WASHINGTON — Feb. 3, 2016 — Global law firm Greenberg Traurig, LLP shareholders Robert P. Charrow and Laura Metcoff Klaus recently authored the book The Short Book on Standing: A Practical Primer for the Practitioner. Aspatore Books, a Thomson Reuters business, published the book, which was released December 2015.
The Short Book on Standing examines the theory of standing, and more specifically, practical aspects of standing. It provides a full array of situations in which standing has been at issue, highlighted with practice pointers. It also examines the situations in which standing issues arise, including suits involving the environment, informational rights, competition, class actions, and taxpayer rights and other statutory standing cases.
“As more civil cases find their way into the federal courts, the need to control courts' dockets assumes greater significance. Challenges to a party's standing to sue or even to be sued are becoming more common,” said Charrow.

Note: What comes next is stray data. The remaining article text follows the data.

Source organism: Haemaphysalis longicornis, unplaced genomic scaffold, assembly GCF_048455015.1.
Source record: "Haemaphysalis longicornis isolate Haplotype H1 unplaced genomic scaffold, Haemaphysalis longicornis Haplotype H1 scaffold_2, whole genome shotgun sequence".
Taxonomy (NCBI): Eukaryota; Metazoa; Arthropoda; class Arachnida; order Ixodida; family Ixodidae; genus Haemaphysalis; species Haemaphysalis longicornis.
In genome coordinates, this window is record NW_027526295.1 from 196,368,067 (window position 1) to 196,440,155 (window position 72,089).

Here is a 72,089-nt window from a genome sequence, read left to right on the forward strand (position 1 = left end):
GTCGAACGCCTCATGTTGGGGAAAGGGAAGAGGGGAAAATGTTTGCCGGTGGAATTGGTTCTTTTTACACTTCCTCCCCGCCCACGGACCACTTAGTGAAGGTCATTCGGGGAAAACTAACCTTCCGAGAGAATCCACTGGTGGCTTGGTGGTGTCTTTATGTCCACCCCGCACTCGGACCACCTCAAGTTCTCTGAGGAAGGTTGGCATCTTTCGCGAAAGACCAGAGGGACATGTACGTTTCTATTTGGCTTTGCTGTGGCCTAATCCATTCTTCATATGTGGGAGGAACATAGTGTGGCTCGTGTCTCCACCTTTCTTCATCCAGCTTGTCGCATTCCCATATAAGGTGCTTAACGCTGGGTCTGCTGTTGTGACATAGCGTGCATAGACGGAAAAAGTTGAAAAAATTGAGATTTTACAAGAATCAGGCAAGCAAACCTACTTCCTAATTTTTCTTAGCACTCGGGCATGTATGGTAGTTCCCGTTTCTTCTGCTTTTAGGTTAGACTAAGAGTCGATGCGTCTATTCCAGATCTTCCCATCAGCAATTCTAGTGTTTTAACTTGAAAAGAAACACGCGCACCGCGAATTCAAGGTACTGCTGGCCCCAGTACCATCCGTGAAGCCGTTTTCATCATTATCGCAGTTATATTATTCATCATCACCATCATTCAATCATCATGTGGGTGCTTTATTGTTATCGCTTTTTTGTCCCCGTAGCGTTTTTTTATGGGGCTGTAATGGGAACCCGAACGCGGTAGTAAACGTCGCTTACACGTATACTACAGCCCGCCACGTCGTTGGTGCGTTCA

“In the second quarter of 2015 alone, more than 30 cases in the D.C. Circuit Court of Appeals involved standing issues,” said Klaus. “Our book is designed to fill the needs of practitioners who are either venturing into federal court or representing a client who has just been sued in federal court.”
Charrow focuses his practice on research, biotechnology, and health care issues. He litigates a broad range of subjects usually arising under the Administrative Procedure Act or other specialized statutes. Before joining the firm, he served as legal counsel to a successful presidential campaign. In addition, he was previously Principal Deputy General Counsel for the U.S. Department of Health and Human Services, and a law professor.
Klaus, managing shareholder of Greenberg Traurig’s D.C. office, focuses her practice on appellate litigation with a special emphasis on federal and administrative law and agency practice. She has litigated more than 300 court of appeals cases and six cases in the Supreme Court of the United States. Klaus also served as a trial attorney in the Antitrust Division of the U.S. Department of Justice before entering private practice.